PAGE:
Boss Free

Are you angry at your boss? Is incompetent leadership ruining your company? Does your boss squash creative initiative and enforce conformity?

I have always loved my bosses, but bad bosses must be pretty common because Bob Sutton’s new book Good Boss, Bad Boss is selling really well (hot off the successes of his hit The No Asshole Rule). But here’s a radical idea: Dispense with bosses altogether. Think it could never work?

Guess what, there are lots of companies who have chosen to go “boss free.” Valve Corp, a videogame maker in Washington State, has been boss free since 1996. It also has no managers and no official project assignments. How do the 300 employees coordinate their work? They “self manage”: they recruit each other for worthwhile projects, and they roll their desks around (all are on wheels) to reconfigure their work teams as they wish. Salaries and raises are set by committees of your peers. At Valve, with each project one person tends to emerge as the de facto leader, but they’re not assigned from on high.

In my book advocating for the collaborative organization, Group Genius, I wrote about W. L. Gore, another company with a famously flat organizational structure with around 10,000 employees. Management guru Gary Hamel likewise is an advocate, see his book The Future of Management.

These companies are radically different from what you’re used to. It takes almost a year for a new hire to adapt; some of them never do, and they move on to a more traditional company. Getting the culture right is absolutely crucial. Gore CEO Terry Kelly told me that she spends over 50% of her time managing the culture. And having the right staff is essential; you need highly motivated and collaborative employees. At most such companies, the interview process is grueling, because you’re hired by a huge team of ten or more people (because there’s no boss to make the final decision).

If you’re nervous about going completely boss free overnight, it’s possible to take small steps in this direction. For example, at Gore, they tell employees that ten percent of every week is their own “creativity” time, to manage as they wish. Any company could experiment with something similar: Ninety percent of each week you’ll work on your managed project, and the other ten percent, work boss free. But then: What if everyone prefers working boss free?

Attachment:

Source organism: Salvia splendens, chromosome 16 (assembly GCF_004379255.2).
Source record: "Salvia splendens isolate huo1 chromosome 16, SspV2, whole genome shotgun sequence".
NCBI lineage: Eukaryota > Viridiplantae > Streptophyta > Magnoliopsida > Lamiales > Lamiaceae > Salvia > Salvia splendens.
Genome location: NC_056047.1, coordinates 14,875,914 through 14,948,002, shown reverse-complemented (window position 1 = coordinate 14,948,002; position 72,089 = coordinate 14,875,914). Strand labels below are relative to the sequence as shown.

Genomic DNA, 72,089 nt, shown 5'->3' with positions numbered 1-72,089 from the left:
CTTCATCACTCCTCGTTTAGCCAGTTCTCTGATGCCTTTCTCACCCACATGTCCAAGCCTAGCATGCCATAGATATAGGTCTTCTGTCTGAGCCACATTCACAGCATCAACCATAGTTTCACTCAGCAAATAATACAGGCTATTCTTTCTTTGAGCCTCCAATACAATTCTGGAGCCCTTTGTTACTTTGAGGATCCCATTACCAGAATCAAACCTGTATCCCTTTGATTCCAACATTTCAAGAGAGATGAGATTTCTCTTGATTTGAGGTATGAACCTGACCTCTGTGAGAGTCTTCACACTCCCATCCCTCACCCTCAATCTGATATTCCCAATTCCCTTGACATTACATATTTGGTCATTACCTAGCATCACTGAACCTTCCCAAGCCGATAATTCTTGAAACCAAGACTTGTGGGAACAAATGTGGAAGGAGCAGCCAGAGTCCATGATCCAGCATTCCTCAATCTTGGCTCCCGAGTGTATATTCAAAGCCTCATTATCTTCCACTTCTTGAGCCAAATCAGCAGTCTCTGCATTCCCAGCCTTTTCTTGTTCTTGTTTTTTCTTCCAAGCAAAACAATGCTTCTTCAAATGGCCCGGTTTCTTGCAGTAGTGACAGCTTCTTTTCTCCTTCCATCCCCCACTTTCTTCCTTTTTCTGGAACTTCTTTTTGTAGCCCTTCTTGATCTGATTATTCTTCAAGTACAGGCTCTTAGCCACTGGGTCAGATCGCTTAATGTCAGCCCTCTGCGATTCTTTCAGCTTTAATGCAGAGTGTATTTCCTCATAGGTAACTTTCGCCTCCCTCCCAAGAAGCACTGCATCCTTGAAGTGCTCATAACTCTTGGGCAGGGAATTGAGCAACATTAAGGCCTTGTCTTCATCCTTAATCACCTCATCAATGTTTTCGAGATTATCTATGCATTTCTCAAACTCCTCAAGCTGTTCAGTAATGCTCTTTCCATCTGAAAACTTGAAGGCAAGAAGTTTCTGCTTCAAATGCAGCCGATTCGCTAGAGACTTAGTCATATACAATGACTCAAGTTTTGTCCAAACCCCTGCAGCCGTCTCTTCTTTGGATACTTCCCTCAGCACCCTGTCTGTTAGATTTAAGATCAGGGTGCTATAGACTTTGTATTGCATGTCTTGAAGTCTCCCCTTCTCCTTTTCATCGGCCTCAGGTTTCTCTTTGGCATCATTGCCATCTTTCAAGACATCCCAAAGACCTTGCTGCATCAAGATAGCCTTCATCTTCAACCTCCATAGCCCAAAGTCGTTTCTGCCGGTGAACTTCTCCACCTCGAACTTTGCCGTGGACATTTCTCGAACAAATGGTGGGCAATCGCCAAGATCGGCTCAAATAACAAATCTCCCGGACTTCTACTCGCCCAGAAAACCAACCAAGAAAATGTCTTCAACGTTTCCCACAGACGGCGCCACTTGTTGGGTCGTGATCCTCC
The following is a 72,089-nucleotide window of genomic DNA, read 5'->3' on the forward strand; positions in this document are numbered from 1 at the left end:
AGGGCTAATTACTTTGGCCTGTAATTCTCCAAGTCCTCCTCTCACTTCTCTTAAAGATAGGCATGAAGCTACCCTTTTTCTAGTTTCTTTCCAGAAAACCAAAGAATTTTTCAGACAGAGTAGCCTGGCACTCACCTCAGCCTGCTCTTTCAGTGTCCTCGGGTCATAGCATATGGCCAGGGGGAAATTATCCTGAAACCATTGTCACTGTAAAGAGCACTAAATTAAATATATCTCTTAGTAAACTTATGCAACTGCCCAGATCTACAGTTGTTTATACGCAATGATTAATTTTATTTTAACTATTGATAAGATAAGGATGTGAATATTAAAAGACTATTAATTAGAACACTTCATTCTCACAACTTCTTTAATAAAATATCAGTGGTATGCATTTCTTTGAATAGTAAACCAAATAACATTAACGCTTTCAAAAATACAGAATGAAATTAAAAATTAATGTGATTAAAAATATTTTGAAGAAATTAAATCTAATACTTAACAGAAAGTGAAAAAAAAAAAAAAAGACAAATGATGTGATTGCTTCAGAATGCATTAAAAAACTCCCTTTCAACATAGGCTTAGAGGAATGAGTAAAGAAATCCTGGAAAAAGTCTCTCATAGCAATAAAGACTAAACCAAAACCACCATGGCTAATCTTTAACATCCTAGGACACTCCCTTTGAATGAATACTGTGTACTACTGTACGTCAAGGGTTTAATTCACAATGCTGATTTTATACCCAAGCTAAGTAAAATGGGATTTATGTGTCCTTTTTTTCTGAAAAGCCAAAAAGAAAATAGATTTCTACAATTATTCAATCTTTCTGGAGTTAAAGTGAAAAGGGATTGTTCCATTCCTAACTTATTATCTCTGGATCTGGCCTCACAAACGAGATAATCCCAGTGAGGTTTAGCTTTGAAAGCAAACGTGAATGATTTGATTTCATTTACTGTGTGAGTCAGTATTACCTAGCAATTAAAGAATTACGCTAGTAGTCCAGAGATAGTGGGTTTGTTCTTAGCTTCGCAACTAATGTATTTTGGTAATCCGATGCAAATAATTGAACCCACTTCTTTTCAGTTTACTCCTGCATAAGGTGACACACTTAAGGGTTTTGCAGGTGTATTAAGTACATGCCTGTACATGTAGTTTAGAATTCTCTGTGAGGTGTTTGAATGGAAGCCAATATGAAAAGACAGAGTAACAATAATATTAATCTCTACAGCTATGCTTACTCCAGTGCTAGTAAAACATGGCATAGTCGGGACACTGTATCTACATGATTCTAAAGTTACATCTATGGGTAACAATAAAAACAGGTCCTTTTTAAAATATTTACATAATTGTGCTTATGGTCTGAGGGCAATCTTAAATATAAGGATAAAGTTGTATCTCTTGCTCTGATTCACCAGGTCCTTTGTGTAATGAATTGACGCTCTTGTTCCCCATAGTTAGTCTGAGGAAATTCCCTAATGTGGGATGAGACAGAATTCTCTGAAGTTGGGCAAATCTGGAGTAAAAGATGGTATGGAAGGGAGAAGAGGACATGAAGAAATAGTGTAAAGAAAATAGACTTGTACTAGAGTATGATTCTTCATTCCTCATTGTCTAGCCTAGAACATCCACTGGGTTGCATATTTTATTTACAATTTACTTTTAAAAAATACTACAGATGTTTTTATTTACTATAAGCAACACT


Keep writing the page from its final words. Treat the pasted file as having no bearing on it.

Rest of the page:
*See Silverman, Rachel Emma, 2012. “Who’s the boss? There isn’t one.” Wall Street Journal, June 20, 2012, pp. B1, B8.

C. K. Prahalad, Management Guru

Sunday’s New York Times (April 25, 2010, p. A30) reported that management guru C. K. Prahalad died April 16 . He was 68 years old. He spent his career as a professor at the University of Michigan School of Business. I met him only once, at Gary Hamel’s Inventing the Future of Management event in Half Moon Bay, California. A wonderful and giving man. He was a frequent collaborator with Gary Hamel. Prahalad became famous for the concept of “core competence” which he introduced, with Hamel, in a 1990 Harvard Business Review article. More recently, he wrote extensively on poverty, and on innovation and markets in emerging markets–arguing that companies could alleviate poverty and make money at the same time. His last book was titled The New Age of Innovation.

Rest in Peace.

Inventing the Future of Management

How can we maximize human potential to make the world a better place? How can we make work more fulfilling–whether in a business, a school, or a government agency?

For the past two days, I’ve been attending a high-powered conference here in Half Moon Bay, California, hosted by Gary Hamel (Wall Street Journal’s “top business guru” and author of The Future of Management). Our goal: to use the latest management research to re-design organizations to release the full potential of their employees, and to generate maximum innovation, adaptability, and engagement. Our starting point is the observation that management today–whether businesses, government agencies, or educational systems–is deeply flawed (think of Dilbert’s cartoons and you’ll know what we’re trying to fix).

C. K. Prahalad, Peter Senge, Gary Hamel (standing), Eric AbrahamsonMost of the 40 or so in attendance were thought leaders, authors of best-selling business books and/or professors (The photo shows, from left to right, C. K. Prahalad of University of Michigan, Peter Senge from MIT, Gary Hamel (standing), and Eric Abrahamson of Columbia).